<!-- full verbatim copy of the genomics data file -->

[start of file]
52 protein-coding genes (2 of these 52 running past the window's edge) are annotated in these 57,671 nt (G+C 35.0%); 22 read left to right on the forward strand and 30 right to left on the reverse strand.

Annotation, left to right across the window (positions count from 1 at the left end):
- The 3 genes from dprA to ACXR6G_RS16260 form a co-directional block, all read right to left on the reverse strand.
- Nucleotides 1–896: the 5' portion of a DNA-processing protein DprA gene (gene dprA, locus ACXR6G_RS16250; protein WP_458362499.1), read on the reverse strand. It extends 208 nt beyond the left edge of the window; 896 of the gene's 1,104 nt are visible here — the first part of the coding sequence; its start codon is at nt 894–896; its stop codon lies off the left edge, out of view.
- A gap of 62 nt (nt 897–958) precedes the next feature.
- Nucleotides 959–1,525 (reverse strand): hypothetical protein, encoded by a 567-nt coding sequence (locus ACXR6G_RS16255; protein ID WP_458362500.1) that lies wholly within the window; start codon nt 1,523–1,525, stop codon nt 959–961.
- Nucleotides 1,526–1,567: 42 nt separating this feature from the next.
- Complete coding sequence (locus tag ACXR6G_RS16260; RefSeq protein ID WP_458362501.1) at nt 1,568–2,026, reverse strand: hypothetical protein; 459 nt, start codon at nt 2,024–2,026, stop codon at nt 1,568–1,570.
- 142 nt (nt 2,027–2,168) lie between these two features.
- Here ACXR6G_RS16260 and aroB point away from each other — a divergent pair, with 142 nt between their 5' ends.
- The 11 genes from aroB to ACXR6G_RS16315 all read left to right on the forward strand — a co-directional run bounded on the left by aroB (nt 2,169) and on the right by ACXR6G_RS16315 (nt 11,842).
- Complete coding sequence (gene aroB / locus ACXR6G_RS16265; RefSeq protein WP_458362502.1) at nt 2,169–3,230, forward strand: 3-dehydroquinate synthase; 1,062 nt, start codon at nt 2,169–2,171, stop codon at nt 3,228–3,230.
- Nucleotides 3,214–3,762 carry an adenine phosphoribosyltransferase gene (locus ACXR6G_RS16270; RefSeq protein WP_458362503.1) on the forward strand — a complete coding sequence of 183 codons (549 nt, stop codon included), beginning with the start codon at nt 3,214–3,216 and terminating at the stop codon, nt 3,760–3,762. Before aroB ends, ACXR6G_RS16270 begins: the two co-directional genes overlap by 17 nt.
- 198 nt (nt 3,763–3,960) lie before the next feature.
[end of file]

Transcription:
52 protein-coding genes (2 of these 52 running past the window's edge) are annotated in these 57,671 nt (G+C 35.0%); 22 read left to right on the forward strand and 30 right to left on the reverse strand.

Annotation, left to right across the window (positions count from 1 at the left end):
- The 3 genes from dprA to ACXR6G_RS16260 form a co-directional block, all read right to left on the reverse strand.
- Nucleotides 1–896: the 5' portion of a DNA-processing protein DprA gene (gene dprA, locus ACXR6G_RS16250; protein WP_458362499.1), read on the reverse strand. It extends 208 nt beyond the left edge of the window; 896 of the gene's 1,104 nt are visible here — the first part of the coding sequence; its start codon is at nt 894–896; its stop codon lies off the left edge, out of view.
- A gap of 62 nt (nt 897–958) precedes the next feature.
- Nucleotides 959–1,525 (reverse strand): hypothetical protein, encoded by a 567-nt coding sequence (locus ACXR6G_RS16255; protein ID WP_458362500.1) that lies wholly within the window; start codon nt 1,523–1,525, stop codon nt 959–961.
- Nucleotides 1,526–1,567: 42 nt separating this feature from the next.
- Complete coding sequence (locus tag ACXR6G_RS16260; RefSeq protein ID WP_458362501.1) at nt 1,568–2,026, reverse strand: hypothetical protein; 459 nt, start codon at nt 2,024–2,026, stop codon at nt 1,568–1,570.
- 142 nt (nt 2,027–2,168) lie between these two features.
- Here ACXR6G_RS16260 and aroB point away from each other — a divergent pair, with 142 nt between their 5' ends.
- The 11 genes from aroB to ACXR6G_RS16315 all read left to right on the forward strand — a co-directional run bounded on the left by aroB (nt 2,169) and on the right by ACXR6G_RS16315 (nt 11,842).
- Complete coding sequence (gene aroB / locus ACXR6G_RS16265; RefSeq protein WP_458362502.1) at nt 2,169–3,230, forward strand: 3-dehydroquinate synthase; 1,062 nt, start codon at nt 2,169–2,171, stop codon at nt 3,228–3,230.
- Nucleotides 3,214–3,762 carry an adenine phosphoribosyltransferase gene (locus ACXR6G_RS16270; RefSeq protein WP_458362503.1) on the forward strand — a complete coding sequence of 183 codons (549 nt, stop codon included), beginning with the start codon at nt 3,214–3,216 and terminating at the stop codon, nt 3,760–3,762. Before aroB ends, ACXR6G_RS16270 begins: the two co-directional genes overlap by 17 nt.
- 198 nt (nt 3,763–3,960) lie before the next feature.